Visit Dutch Country and you'll probably see hex signs and maybe a horse-drawn buggy, eat shoofly pie or funny cake, and hear English spoken with a "Dutchy" accent. You could be in Kutztown, Lancaster, or Adamstown.
"Dutch Country" is the name of a vernacular region just as "Lehigh Valley" is. The Lehigh Valley is harder to describe because people have so many perceptions of it. Does it include the Slate Belt? parts of Berks, Bucks, Montgomery, and Carbon counties? Phillipsburg? Is it the connection to the historical steel, coal and cement industries and the many ethnicities who worked in them? the Moravian settlements? the rolling hills and farms? Even typical Lehigh Valley foods are hard to pin down as evidenced by a recent post by Kelly Huth titled Which is your favorite Lehigh Valley food?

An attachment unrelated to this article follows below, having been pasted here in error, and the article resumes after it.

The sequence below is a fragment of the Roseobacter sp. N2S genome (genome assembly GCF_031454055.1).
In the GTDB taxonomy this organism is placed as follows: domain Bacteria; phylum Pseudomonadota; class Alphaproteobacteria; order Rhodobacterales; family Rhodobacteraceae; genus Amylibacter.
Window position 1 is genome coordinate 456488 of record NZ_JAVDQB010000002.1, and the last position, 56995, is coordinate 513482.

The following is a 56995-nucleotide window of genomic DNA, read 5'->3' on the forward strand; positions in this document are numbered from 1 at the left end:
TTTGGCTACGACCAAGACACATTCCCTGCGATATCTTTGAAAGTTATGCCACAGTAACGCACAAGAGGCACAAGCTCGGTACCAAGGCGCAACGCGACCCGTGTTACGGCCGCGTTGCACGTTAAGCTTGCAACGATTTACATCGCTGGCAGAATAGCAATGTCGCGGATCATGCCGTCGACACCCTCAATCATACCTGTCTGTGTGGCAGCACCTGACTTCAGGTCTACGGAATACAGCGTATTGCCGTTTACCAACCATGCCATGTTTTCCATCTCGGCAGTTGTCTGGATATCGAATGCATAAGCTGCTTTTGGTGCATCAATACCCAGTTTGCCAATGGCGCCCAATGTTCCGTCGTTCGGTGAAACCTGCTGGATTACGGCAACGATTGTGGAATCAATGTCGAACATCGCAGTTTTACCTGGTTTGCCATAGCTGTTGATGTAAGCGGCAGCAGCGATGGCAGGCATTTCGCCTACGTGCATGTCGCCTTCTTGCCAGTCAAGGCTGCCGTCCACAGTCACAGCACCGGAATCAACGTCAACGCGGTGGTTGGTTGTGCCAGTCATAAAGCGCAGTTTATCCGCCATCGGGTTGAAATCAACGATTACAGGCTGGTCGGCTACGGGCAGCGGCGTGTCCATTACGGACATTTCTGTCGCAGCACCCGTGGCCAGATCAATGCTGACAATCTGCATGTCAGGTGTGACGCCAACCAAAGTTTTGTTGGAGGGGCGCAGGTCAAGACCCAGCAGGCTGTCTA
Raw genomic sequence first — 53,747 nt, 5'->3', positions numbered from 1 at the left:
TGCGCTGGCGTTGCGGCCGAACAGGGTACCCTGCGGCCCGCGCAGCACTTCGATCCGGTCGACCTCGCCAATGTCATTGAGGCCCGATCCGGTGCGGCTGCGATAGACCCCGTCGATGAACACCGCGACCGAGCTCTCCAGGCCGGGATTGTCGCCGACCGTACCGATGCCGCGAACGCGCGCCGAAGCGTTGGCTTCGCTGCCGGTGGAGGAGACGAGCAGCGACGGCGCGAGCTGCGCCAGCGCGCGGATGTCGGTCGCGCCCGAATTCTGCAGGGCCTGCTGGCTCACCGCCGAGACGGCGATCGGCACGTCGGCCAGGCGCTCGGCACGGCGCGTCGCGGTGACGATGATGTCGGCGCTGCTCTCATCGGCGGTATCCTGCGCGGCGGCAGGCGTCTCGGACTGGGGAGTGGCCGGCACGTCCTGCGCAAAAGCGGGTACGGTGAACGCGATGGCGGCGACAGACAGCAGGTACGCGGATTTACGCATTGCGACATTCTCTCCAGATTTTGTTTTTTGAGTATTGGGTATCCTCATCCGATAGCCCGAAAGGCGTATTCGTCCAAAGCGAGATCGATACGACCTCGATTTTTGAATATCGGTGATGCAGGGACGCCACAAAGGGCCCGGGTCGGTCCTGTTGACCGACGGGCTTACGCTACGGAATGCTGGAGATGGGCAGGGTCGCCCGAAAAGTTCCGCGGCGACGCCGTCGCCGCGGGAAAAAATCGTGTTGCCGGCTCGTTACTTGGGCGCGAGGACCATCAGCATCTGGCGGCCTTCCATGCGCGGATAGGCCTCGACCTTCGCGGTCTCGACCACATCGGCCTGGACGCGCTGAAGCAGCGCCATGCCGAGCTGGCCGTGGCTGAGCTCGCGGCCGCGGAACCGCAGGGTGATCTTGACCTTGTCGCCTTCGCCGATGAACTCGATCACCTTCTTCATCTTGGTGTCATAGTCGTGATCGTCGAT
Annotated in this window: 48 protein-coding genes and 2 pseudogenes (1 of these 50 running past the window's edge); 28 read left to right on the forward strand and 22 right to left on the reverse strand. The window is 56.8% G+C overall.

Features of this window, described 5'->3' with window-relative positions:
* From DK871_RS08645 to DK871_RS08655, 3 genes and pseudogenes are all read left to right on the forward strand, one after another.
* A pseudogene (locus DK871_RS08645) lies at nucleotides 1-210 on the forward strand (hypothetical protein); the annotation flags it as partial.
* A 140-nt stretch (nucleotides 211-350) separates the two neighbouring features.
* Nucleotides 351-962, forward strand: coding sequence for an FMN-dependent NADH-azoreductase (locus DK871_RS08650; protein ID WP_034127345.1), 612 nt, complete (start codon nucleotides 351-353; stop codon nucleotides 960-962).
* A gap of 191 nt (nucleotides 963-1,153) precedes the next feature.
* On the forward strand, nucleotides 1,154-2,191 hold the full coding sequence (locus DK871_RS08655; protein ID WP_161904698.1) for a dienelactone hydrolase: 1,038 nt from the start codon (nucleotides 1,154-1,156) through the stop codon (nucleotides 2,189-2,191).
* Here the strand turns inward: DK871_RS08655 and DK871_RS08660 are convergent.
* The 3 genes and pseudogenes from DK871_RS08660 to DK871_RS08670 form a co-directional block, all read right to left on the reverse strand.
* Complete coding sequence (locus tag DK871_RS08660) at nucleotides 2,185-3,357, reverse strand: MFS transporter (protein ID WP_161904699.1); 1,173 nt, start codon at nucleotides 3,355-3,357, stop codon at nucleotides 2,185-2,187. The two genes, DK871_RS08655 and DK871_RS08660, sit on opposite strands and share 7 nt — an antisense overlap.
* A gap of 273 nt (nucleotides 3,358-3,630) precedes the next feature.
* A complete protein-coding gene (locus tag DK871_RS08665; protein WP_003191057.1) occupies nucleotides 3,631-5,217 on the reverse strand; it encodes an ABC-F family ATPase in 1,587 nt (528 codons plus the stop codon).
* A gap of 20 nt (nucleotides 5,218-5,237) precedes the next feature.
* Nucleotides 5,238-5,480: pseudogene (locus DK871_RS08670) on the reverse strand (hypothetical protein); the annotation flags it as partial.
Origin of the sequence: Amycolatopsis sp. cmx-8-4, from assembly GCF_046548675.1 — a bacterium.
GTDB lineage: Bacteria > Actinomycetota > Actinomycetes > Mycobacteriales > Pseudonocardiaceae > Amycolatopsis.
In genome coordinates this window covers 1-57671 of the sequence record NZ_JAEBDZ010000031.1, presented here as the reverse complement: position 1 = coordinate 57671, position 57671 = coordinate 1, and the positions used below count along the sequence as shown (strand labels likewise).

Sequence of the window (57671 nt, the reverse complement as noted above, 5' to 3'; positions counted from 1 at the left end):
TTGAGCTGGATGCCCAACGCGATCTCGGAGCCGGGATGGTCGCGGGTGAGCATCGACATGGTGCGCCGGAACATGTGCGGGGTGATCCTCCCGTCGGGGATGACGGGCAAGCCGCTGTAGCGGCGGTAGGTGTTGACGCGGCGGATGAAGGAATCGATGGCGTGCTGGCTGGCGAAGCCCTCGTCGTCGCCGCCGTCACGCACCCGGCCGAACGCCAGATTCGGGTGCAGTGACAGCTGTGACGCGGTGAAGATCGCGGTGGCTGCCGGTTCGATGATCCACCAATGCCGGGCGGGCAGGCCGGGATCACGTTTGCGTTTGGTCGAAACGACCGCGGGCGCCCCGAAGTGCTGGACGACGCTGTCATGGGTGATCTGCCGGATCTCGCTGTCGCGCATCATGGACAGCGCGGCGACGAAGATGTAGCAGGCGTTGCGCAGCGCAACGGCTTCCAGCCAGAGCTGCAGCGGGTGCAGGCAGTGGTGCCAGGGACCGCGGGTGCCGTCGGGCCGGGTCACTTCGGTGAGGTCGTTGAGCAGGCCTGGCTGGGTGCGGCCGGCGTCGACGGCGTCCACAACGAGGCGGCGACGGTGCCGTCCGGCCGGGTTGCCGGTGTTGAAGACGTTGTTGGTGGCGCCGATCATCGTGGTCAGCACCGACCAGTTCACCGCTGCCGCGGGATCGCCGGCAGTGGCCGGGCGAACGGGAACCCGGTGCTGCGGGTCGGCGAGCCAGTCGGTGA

You won't find jurisdictional boundaries or formal definitions for either Dutch Country or Lehigh Valley, yet both are very real places for the people who live there.Geographers use the term vernacular regions for these places created by landscape, history, and diverse populations.
Dr. Doug Heath, Professor of Geography, Geology, and Environmental Studies at Northampton Communty College, will share his research on local vernacular regions at 7:00 pm on Thursday, April 23, at the Main Library. He'll also talk about why some, like the Slate Belt and Saucon Valley, still exist while others, like the Cement Belt and A-B-E Area, have nearly disappeared.
This free program is sponsored by the Friends of the Library who will hold a brief meeting at 6:30 pm. The program is open to the public and will be held in the Catherine Drake Room. The room is handicapped accessible at the Church Street entrance.
For more information, call 610-258-2917 or email email@example.com.